Both artists favor brisk action and simplified character design, but otherwise their styles are quite different. Kevin Cannon’s work is looser and more cartoony, packed with wry comedy, exemplified by his tongue-in-cheek sound effects. (There’s a moment in “Crater XV,” for example, where instead of “pow” or “zoom,” the action-text reads “look around in a touristy way.”)

Zander Cannon, whose background is in more conventional heroic sagas like Alan Moore’s “Top 10″ and his own “The Replacement God,” relies heavily on minimalism, just like Kevin, but Zander Cannon’s drawing tends to be darker and blockier.

He says of his own style, “I think of it as cartoony, only in the sense that it’s simplified. It’s a lot more about shapes than it is about the rendering. I’m using composition to maybe avoid doing a lot of ‘acting’ with the characters. A fight scene in one of my comics isn’t going to be as weightless or rubbery as one in Kevin’s.”

Kevin Cannon says that his style has never been a conscious choice; it’s just the way he draws.

“I have these characters with rubber limbs, which can make fight scenes more comical just with body language. Peter Bagge’s ‘Hate’ was a big influence on me, just for the way he was able to manipulate bodies in such a weird way. I think as long as the drawing is consistent, people accept it.”

“Maybe it’s just my personality,” he adds. “I don’t want people to take it too seriously. I think the best pulp and action films — think of James Bond — have that hint of humor.”

As for Kevin Cannon’s oddball sound effects, he says those started as a way for him to condense the story and convey more information in a fun, snappy way. That same flair for concision paid off for both Cannons when it came time to chop up “Crater XV” and “Heck” for serialization.

Kevin Cannon, for one, says that his book was ready-made for the Double Barrel installment plan.

“I was definitely thinking serially from the beginning,” he says. “With ‘Far Arden,’ I already had that structure in place, with about 30 pages per chapter. It’s the pulp influence, I think. I really like the idea of ending each chapter on a cliffhanger. That’s partly why we both felt comfortable jumping into Double Barrel, because we both knew we had these natural breaking points.”

"Heck" follows a kind of paranormal private detective, who uses his access to Hell to help the living settle the legal affairs of their deceased loved ones. (Top Shelf)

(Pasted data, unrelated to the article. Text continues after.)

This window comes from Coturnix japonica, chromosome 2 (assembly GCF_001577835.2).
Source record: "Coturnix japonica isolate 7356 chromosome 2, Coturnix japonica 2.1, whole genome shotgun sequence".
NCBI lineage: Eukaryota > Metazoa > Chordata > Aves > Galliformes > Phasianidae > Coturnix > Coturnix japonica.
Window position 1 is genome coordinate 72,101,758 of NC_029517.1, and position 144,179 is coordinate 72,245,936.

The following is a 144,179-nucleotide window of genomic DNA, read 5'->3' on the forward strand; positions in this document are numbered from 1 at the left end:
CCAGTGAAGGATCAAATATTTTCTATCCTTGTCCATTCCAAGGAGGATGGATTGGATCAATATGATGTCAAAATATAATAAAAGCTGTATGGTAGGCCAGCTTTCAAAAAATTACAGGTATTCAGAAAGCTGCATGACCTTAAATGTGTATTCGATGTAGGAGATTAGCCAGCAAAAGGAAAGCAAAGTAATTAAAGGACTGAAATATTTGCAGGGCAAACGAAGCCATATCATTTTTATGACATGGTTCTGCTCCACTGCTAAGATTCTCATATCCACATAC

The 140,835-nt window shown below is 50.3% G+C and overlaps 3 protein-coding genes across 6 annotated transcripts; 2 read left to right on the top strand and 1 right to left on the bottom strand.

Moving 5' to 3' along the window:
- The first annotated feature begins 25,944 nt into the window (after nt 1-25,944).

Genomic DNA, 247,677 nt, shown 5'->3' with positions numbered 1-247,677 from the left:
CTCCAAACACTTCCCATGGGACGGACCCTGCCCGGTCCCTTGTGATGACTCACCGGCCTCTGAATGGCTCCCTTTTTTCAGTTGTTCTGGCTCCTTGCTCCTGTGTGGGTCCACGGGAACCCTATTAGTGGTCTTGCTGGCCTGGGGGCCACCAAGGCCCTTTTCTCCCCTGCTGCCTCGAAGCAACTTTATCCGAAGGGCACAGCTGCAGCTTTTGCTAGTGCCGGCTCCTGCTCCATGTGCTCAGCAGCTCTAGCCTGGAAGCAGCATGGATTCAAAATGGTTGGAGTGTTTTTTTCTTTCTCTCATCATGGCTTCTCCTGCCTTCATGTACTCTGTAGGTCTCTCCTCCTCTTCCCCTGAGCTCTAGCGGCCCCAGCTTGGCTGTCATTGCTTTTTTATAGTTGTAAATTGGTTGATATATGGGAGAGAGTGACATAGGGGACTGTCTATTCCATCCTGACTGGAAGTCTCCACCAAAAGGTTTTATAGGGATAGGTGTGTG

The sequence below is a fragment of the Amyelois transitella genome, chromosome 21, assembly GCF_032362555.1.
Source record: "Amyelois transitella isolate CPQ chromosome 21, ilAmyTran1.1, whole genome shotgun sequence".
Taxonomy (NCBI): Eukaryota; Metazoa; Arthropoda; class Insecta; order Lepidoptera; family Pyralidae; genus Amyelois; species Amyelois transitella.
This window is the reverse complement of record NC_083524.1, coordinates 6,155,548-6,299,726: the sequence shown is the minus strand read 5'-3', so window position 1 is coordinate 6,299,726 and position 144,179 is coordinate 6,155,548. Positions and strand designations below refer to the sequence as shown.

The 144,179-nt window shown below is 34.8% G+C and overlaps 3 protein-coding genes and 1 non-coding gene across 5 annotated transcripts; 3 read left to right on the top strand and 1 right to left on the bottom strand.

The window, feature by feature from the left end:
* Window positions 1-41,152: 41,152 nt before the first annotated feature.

An inside page from Zander Cannon’s “Heck.”  (Top Shelf)

Zander Cannon says he used a chapter-like structure for “Heck” too, because it gave him “a feeling of accomplishment” to say that he’d finished a chapter, rather than just finishing five more pages. He suggests that, “Subconsciously, making it easier to write in chunks may have made it easier to read in chunks.”

As for Double Barrel, both Cannons say they plan to continue with the digital magazine after a brief hiatus and a few tweaks in terms of the kinds and quantity of stories.

“It might be more like episodic television than chapters in a novel,” Zander Cannon says.

But both like how digital publishing offers them a different way to reach their readers more immediately than books that take a long time to get into stores.

“You aren’t bound by specific page counts,” Zander Cannon says. “And the upfront costs are minimal. Everyone just gets paid on percentages of what the book actually makes. So many of the problems with serializing in print are eliminated when you go digital.”

– Noel Murray

Noel Murray is an Eisner-nominated critic who writes about comics and television for The A.V. Club and film for The Dissolve. He also covers home video for the Los Angeles Times.

Follow us on Twitter: @LATHeroComplex

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Comments


One Response to Kevin Cannon, Zander Cannon on graphic novels ‘Crater XV,’ ‘Heck’

  1. Ronie Melvar says:

    Each artist give us a different style of their own, but I prefer Kevin Cannon's wry comedic and cartoonish style. Sometimes I also like Zander's minimalistic style.